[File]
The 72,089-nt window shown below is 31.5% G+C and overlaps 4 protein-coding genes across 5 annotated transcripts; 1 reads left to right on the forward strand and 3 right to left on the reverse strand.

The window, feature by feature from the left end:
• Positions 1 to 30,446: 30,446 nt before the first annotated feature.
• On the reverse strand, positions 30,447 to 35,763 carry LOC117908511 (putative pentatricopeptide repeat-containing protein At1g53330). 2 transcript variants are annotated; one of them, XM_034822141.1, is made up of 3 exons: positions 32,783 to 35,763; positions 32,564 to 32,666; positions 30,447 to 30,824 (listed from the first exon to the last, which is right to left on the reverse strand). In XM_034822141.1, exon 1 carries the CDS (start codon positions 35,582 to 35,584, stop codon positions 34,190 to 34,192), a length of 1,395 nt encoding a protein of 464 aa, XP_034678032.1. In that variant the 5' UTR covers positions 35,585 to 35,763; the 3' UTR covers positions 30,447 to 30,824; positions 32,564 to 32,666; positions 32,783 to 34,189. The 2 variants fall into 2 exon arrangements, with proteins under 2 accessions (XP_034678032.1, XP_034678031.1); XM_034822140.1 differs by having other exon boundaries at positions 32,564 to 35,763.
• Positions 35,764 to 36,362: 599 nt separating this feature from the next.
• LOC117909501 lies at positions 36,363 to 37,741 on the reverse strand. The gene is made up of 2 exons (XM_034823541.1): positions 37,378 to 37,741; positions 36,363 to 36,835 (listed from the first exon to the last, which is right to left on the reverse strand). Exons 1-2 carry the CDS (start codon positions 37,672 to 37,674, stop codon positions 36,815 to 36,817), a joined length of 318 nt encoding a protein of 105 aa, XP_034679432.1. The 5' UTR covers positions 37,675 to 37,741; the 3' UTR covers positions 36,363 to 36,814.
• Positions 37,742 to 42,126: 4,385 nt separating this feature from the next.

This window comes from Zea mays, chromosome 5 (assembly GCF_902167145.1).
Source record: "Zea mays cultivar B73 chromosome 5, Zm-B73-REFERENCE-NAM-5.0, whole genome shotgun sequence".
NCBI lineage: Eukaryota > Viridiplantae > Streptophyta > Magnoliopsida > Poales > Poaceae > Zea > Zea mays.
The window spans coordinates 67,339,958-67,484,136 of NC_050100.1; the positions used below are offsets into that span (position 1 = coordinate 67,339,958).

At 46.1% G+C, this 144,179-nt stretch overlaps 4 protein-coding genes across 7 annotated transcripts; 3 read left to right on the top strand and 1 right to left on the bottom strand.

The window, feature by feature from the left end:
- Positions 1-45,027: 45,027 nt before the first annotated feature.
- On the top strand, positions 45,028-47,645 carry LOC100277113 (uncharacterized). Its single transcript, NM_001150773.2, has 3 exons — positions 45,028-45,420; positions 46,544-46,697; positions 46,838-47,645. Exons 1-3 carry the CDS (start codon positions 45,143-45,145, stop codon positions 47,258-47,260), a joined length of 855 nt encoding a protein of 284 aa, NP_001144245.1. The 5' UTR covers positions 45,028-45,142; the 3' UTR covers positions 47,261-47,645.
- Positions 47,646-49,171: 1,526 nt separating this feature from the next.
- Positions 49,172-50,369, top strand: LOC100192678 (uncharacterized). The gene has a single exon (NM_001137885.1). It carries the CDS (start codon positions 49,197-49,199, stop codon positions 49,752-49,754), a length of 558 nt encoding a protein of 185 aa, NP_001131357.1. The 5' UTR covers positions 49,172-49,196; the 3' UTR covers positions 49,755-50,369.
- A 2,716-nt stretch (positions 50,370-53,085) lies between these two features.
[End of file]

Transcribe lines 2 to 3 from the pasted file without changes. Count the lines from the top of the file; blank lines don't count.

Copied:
The window, feature by feature from the left end:
• Positions 1 to 30,446: 30,446 nt before the first annotated feature.